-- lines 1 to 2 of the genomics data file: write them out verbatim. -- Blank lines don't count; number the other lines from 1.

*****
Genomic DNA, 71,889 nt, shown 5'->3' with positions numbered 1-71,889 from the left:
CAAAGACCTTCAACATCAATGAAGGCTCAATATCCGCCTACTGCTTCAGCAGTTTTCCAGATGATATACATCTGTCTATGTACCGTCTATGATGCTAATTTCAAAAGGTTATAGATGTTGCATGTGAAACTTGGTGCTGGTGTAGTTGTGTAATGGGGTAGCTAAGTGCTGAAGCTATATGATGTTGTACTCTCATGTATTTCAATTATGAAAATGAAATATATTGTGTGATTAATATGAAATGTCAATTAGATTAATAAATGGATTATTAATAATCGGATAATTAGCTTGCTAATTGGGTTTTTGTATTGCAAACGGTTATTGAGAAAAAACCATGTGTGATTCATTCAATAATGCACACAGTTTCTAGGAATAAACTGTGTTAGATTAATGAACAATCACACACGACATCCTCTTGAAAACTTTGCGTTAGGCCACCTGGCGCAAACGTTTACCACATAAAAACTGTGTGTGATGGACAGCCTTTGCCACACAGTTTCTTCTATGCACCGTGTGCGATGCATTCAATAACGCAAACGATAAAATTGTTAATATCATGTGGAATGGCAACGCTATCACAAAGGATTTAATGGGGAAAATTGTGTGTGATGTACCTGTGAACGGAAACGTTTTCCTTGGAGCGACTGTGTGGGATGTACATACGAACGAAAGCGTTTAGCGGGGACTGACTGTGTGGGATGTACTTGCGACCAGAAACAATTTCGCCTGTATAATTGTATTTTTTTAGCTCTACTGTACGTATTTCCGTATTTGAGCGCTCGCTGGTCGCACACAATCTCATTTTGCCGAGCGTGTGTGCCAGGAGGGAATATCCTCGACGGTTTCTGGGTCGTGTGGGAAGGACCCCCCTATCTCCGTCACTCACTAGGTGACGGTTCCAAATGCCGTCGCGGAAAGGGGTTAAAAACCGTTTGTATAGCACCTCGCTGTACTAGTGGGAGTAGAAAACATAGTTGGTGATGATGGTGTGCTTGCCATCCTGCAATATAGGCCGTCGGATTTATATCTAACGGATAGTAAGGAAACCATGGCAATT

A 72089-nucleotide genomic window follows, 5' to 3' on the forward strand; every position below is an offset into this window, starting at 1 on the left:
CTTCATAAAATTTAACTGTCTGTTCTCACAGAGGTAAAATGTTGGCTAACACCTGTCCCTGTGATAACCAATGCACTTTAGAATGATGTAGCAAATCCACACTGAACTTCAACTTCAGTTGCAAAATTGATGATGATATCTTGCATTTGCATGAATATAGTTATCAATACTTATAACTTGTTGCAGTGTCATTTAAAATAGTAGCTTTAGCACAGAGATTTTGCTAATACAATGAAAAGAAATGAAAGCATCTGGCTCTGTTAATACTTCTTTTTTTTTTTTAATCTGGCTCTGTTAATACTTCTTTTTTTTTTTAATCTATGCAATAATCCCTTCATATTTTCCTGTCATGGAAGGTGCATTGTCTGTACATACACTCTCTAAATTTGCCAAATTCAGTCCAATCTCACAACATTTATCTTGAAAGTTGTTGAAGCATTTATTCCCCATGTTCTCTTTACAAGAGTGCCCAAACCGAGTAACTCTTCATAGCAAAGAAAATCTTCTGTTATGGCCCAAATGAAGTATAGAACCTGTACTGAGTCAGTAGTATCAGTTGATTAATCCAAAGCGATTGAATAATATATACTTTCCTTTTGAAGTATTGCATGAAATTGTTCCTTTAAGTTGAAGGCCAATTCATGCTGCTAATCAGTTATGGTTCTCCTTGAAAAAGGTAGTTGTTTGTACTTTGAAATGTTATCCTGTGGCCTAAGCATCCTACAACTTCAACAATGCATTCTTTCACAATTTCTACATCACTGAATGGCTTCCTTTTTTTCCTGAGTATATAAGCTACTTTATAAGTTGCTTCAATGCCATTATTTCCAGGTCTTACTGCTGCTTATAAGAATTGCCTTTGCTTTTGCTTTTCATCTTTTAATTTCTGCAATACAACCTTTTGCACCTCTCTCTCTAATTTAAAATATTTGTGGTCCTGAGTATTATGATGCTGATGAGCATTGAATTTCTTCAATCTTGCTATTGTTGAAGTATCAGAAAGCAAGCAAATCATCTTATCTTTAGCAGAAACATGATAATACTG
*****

Genomic DNA, 71,889 nt, shown 5'->3' with positions numbered 1-71,889 from the left:
CAAAGACCTTCAACATCAATGAAGGCTCAATATCCGCCTACTGCTTCAGCAGTTTTCCAGATGATATACATCTGTCTATGTACCGTCTATGATGCTAATTTCAAAAGGTTATAGATGTTGCATGTGAAACTTGGTGCTGGTGTAGTTGTGTAATGGGGTAGCTAAGTGCTGAAGCTATATGATGTTGTACTCTCATGTATTTCAATTATGAAAATGAAATATATTGTGTGATTAATATGAAATGTCAATTAGATTAATAAATGGATTATTAATAATCGGATAATTAGCTTGCTAATTGGGTTTTTGTATTGCAAACGGTTATTGAGAAAAAACCATGTGTGATTCATTCAATAATGCACACAGTTTCTAGGAATAAACTGTGTTAGATTAATGAACAATCACACACGACATCCTCTTGAAAACTTTGCGTTAGGCCACCTGGCGCAAACGTTTACCACATAAAAACTGTGTGTGATGGACAGCCTTTGCCACACAGTTTCTTCTATGCACCGTGTGCGATGCATTCAATAACGCAAACGATAAAATTGTTAATATCATGTGGAATGGCAACGCTATCACAAAGGATTTAATGGGGAAAATTGTGTGTGATGTACCTGTGAACGGAAACGTTTTCCTTGGAGCGACTGTGTGGGATGTACATACGAACGAAAGCGTTTAGCGGGGACTGACTGTGTGGGATGTACTTGCGACCAGAAACAATTTCGCCTGTATAATTGTATTTTTTTAGCTCTACTGTACGTATTTCCGTATTTGAGCGCTCGCTGGTCGCACACAATCTCATTTTGCCGAGCGTGTGTGCCAGGAGGGAATATCCTCGACGGTTTCTGGGTCGTGTGGGAAGGACCCCCCTATCTCCGTCACTCACTAGGTGACGGTTCCAAATGCCGTCGCGGAAAGGGGTTAAAAACCGTTTGTATAGCACCTCGCTGTACTAGTGGGAGTAGAAAACATAGTTGGTGATGATGGTGTGCTTGCCATCCTGCAATATAGGCCGTCGGATTTATATCTAACGGATAGTAAGGAAACCATGGCAATT